Cultural ties between Spain and Mexico continue amid political storm
It’s been 500 years since the Spanish conquest of Mexico but a line that winds around a block of Madrid shows that the legacy of half a millennium is more than resentment.
The queue was for an exhibit last month at the Casa de México cultural institute – a Day of the Dead exhibit that drew 65,000 visitors, mostly locals. Families waited patiently to see traditional altars filled with models of skulls and ceramics, large green glass candelabras, and other examples of Mexican folk art.
This level of interest, in a city where rival attractions include some of the world’s greatest museums and galleries, contrasted with a transatlantic slang match between politicians.
Andrés Manuel López Obrador, President of Mexico, has stepped up his campaign for Spain to apologize for conquering his country. Isabel Díaz Ayuso, head of the regional government in Madrid, disputed that Spain gave the Americas the Spanish language, Catholicism, “and therefore, civilization and freedom.”
This year still promises to be eventful for relations between the former capital and the former colony: 2021 also marks the 200th anniversary of Mexico’s declaration of independence from Spain.
Perceptions of the colonial period differ radically. Mexico is so marked by the experience that people say “requested“-” order me “- instead of” what “? As a former Mexican journalist now in Spain, I always do a double take when walking past streets named after Hernán Cortés, the conquistador who remains the number one public enemy of many Mexicans. Cortés is a sinister, minauding presence in Diego Rivera’s large murals at the National Palace in Mexico City, where the Viceroys ruled and where López Obrador now holds court.
Yet even as politicians yell at each other to rally their bases, culture can be a meeting point. One of the reasons my family went to the Day of the Dead exhibition was because my son, like many other elementary school children in Madrid, is discovering Mexico.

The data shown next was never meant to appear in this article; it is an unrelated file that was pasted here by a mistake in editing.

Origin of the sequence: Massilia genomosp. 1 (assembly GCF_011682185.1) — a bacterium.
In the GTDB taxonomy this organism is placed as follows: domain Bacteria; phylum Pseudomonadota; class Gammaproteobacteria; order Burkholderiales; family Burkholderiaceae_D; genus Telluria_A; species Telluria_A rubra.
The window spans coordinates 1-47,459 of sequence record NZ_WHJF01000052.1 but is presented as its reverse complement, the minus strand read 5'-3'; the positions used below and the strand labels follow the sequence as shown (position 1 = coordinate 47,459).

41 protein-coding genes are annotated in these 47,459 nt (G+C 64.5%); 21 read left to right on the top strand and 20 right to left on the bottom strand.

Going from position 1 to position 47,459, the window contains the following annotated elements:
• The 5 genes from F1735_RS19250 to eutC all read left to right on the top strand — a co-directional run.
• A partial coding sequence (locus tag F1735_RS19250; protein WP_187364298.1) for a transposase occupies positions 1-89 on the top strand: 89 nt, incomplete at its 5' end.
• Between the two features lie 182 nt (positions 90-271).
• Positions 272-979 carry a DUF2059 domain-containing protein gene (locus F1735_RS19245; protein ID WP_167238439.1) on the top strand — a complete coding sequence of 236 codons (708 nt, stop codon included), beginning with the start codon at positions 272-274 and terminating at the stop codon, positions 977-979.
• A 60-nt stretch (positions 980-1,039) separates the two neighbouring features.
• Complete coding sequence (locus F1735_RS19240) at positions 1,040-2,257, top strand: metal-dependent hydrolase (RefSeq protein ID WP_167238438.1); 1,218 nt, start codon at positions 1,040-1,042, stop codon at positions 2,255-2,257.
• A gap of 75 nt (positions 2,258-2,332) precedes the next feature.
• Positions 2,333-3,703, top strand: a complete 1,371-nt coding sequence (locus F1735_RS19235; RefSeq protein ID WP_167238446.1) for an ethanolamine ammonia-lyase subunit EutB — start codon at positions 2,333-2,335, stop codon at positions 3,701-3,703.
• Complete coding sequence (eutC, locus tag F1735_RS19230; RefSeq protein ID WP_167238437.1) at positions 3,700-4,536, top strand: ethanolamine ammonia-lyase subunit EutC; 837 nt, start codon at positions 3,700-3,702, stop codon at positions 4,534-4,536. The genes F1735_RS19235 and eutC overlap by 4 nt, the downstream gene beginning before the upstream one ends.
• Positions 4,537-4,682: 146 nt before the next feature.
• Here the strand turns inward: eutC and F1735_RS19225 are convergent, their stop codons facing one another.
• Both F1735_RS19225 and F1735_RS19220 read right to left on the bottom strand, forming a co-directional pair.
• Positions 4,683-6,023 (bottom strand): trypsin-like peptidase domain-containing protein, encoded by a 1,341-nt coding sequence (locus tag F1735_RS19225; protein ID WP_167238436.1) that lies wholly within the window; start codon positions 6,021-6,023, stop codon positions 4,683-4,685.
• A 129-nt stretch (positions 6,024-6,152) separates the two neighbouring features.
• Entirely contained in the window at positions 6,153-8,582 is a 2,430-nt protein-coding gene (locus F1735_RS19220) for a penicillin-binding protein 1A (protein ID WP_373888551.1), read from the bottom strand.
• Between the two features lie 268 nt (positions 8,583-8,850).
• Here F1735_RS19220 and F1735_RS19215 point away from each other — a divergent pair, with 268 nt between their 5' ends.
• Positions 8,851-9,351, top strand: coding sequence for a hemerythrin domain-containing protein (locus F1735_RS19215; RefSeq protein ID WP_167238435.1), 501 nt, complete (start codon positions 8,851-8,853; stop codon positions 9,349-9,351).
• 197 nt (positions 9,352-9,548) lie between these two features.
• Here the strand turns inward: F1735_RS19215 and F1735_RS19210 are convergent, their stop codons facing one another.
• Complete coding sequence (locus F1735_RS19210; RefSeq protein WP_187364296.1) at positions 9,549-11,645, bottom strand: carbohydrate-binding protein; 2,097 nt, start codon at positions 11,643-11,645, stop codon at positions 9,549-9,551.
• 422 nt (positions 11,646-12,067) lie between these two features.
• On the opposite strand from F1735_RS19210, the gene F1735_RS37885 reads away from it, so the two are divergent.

Some Europeans appreciated Mexican art from the start. In 1520, the German artist Albrecht Dürer visited an exhibition of Aztec treasures looted in Brussels and wrote:, and I marveled at the subtle ingenuity of men in foreign countries.
While those gold necklaces, scepters and mosaics have vanished, melted down for their gold amid the despoiling of the Aztec Empire, the much more humble exhibit at the Casa de México is an exercise in bridge building. “We are a window on Mexico in Spain”, declares Ximena Caraza Campos, its general manager.
As a Mexican cultural institution, the Casa, which receives more than 130,000 visitors a year, has government representatives on its board of directors. But its day-to-day operations are privately funded and it was founded by Valentin Díez Morodo, a son of Spanish emigrants who made millions with Grupo Modelo, Mexico’s largest brewery (now part of AB InBev ). La Casa is its desire to bring the two countries closer together, by promoting cultural and commercial ties.
These links run deep. Mexico is a place of pride, especially among the Spanish left, for welcoming Republicans during and after the Spanish Civil War. Among them was Luis Buñuel, the surrealist filmmaker of Aragonese origin, who produced, among other Mexican masterpieces, Los Olvidados, on the street children of Mexico City.
When I lived in Mexico City 25 years ago, I walked around Parque España, where a statue of an open hand pays homage to Mexico’s welcoming of exiles. After landing a freelance job with the Financial Times, I celebrated by taking a slow train to Veracruz and traveled to La Antigua, Mexico’s first Spanish city, where rainforest grows among the ruins of the House of Cortés. .
On the other hand, when the Spaniards built on the Aztec capital of Tenochtitlan, which became Mexico, their work lasted. Mexico remains the country of mestizo, or blending, its Spanish heritage an essential ingredient as the cultures of the two countries cross the centuries. Places such as the Casa de México make the subtle ingenuity of inhabitants of faraway lands a little closer.